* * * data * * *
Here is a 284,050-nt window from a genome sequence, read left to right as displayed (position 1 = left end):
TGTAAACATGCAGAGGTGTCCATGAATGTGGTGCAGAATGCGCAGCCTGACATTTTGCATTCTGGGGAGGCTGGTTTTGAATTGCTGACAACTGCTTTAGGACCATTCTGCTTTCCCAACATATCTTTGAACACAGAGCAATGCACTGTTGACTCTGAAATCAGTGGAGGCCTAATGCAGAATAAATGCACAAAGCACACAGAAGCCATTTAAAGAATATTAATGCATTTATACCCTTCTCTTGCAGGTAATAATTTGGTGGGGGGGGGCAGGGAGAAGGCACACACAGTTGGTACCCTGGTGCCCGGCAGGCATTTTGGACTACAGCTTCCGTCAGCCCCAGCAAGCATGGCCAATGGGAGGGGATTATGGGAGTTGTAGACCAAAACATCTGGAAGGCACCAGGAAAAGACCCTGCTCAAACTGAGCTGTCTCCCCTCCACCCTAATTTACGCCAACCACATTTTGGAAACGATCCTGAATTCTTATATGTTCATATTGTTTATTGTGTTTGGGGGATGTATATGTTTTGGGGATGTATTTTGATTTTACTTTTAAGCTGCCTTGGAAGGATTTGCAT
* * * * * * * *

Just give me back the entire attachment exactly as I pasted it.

Here is a 284,050-nt window from a genome sequence, read left to right as displayed (position 1 = left end):
TGTAAACATGCAGAGGTGTCCATGAATGTGGTGCAGAATGCGCAGCCTGACATTTTGCATTCTGGGGAGGCTGGTTTTGAATTGCTGACAACTGCTTTAGGACCATTCTGCTTTCCCAACATATCTTTGAACACAGAGCAATGCACTGTTGACTCTGAAATCAGTGGAGGCCTAATGCAGAATAAATGCACAAAGCACACAGAAGCCATTTAAAGAATATTAATGCATTTATACCCTTCTCTTGCAGGTAATAATTTGGTGGGGGGGGGCAGGGAGAAGGCACACACAGTTGGTACCCTGGTGCCCGGCAGGCATTTTGGACTACAGCTTCCGTCAGCCCCAGCAAGCATGGCCAATGGGAGGGGATTATGGGAGTTGTAGACCAAAACATCTGGAAGGCACCAGGAAAAGACCCTGCTCAAACTGAGCTGTCTCCCCTCCACCCTAATTTACGCCAACCACATTTTGGAAACGATCCTGAATTCTTATATGTTCATATTGTTTATTGTGTTTGGGGGATGTATATGTTTTGGGGATGTATTTTGATTTTACTTTTAAGCTGCCTTGGAAGGATTTGCAT